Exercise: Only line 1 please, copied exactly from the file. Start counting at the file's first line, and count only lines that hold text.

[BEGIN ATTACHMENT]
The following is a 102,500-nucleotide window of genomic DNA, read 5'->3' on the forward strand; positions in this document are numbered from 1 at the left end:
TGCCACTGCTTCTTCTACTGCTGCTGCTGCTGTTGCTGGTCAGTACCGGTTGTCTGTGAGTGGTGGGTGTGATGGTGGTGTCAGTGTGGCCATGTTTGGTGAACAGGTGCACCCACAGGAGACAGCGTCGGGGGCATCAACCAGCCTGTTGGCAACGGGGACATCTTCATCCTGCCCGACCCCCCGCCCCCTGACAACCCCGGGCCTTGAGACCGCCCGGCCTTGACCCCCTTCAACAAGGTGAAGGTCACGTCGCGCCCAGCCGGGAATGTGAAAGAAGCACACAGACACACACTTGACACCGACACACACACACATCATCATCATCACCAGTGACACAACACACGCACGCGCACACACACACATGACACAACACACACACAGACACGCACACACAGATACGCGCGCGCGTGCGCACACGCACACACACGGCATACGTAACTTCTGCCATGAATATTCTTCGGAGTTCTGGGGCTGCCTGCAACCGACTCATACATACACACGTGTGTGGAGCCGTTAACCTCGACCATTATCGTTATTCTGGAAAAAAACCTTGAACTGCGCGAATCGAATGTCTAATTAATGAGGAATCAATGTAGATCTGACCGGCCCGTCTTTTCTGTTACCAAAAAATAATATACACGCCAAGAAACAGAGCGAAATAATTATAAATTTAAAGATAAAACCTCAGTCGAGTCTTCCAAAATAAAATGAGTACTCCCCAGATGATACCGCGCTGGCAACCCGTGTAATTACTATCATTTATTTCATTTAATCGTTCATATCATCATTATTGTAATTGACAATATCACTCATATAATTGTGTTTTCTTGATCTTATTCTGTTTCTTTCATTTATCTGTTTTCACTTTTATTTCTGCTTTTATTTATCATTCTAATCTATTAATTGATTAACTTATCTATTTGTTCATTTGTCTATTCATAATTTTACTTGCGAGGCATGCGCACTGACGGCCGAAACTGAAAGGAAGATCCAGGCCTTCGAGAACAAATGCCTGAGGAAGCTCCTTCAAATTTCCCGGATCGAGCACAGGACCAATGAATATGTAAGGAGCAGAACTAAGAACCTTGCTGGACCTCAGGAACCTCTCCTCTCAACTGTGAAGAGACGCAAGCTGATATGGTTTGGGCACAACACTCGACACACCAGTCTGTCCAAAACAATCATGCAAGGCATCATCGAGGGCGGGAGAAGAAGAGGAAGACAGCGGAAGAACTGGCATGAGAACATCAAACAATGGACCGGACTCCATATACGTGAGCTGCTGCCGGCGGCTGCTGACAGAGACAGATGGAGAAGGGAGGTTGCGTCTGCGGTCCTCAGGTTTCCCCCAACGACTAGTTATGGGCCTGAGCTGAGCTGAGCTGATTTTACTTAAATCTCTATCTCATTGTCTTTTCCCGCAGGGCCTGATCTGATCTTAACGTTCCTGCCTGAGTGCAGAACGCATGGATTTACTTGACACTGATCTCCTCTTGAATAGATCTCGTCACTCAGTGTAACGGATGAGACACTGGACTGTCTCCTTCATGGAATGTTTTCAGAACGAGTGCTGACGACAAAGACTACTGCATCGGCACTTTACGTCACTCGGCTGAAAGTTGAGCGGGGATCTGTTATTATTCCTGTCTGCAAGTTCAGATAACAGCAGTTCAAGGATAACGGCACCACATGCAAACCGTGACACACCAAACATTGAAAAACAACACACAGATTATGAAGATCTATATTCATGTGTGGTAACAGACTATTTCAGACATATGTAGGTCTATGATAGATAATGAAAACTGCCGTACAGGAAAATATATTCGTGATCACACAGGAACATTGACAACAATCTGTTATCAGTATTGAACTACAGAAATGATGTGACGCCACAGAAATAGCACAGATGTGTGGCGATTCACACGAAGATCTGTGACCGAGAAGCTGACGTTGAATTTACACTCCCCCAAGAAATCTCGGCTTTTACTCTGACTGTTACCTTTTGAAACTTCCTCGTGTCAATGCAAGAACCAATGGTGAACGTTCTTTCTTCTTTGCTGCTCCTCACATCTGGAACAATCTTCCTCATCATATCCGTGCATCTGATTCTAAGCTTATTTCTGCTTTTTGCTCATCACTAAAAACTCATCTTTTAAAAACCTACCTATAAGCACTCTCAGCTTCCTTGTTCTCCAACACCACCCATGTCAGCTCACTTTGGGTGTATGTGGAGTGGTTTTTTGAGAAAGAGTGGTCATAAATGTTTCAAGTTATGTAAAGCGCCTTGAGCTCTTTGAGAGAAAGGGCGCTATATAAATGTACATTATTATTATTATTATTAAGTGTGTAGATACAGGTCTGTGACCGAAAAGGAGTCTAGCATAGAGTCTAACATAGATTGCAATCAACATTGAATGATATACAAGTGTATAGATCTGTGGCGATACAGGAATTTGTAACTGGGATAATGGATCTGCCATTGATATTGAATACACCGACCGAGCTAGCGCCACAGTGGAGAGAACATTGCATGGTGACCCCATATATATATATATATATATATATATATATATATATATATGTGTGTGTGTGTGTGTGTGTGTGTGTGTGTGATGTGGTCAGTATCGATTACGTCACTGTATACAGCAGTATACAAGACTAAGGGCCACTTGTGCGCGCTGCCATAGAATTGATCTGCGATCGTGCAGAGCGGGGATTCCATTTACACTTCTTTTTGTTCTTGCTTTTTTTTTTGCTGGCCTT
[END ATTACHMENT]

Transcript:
The following is a 102,500-nucleotide window of genomic DNA, read 5'->3' on the forward strand; positions in this document are numbered from 1 at the left end: